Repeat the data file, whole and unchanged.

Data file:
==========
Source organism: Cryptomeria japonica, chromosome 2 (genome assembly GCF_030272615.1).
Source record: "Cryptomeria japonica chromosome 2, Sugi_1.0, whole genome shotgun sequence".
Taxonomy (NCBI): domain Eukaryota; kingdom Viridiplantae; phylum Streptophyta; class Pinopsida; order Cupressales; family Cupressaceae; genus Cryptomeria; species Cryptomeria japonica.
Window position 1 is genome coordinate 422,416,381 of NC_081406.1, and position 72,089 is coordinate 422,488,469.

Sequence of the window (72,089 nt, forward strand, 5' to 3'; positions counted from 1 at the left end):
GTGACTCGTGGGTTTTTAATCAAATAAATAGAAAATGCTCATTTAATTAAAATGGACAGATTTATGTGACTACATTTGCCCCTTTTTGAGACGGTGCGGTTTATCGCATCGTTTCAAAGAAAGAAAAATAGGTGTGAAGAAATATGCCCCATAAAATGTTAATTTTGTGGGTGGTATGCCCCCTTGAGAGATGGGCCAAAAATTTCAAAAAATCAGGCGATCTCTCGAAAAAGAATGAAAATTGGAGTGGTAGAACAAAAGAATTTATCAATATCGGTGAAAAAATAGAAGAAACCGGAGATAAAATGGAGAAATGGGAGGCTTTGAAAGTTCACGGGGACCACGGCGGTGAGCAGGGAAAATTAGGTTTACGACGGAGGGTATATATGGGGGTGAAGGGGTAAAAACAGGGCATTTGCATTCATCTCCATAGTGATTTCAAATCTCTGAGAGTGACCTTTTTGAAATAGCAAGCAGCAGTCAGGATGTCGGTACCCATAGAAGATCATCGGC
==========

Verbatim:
Source organism: Cryptomeria japonica, chromosome 2 (genome assembly GCF_030272615.1).
Source record: "Cryptomeria japonica chromosome 2, Sugi_1.0, whole genome shotgun sequence".
Taxonomy (NCBI): domain Eukaryota; kingdom Viridiplantae; phylum Streptophyta; class Pinopsida; order Cupressales; family Cupressaceae; genus Cryptomeria; species Cryptomeria japonica.
Window position 1 is genome coordinate 422,416,381 of NC_081406.1, and position 72,089 is coordinate 422,488,469.

Sequence of the window (72,089 nt, forward strand, 5' to 3'; positions counted from 1 at the left end):
GTGACTCGTGGGTTTTTAATCAAATAAATAGAAAATGCTCATTTAATTAAAATGGACAGATTTATGTGACTACATTTGCCCCTTTTTGAGACGGTGCGGTTTATCGCATCGTTTCAAAGAAAGAAAAATAGGTGTGAAGAAATATGCCCCATAAAATGTTAATTTTGTGGGTGGTATGCCCCCTTGAGAGATGGGCCAAAAATTTCAAAAAATCAGGCGATCTCTCGAAAAAGAATGAAAATTGGAGTGGTAGAACAAAAGAATTTATCAATATCGGTGAAAAAATAGAAGAAACCGGAGATAAAATGGAGAAATGGGAGGCTTTGAAAGTTCACGGGGACCACGGCGGTGAGCAGGGAAAATTAGGTTTACGACGGAGGGTATATATGGGGGTGAAGGGGTAAAAACAGGGCATTTGCATTCATCTCCATAGTGATTTCAAATCTCTGAGAGTGACCTTTTTGAAATAGCAAGCAGCAGTCAGGATGTCGGTACCCATAGAAGATCATCGGC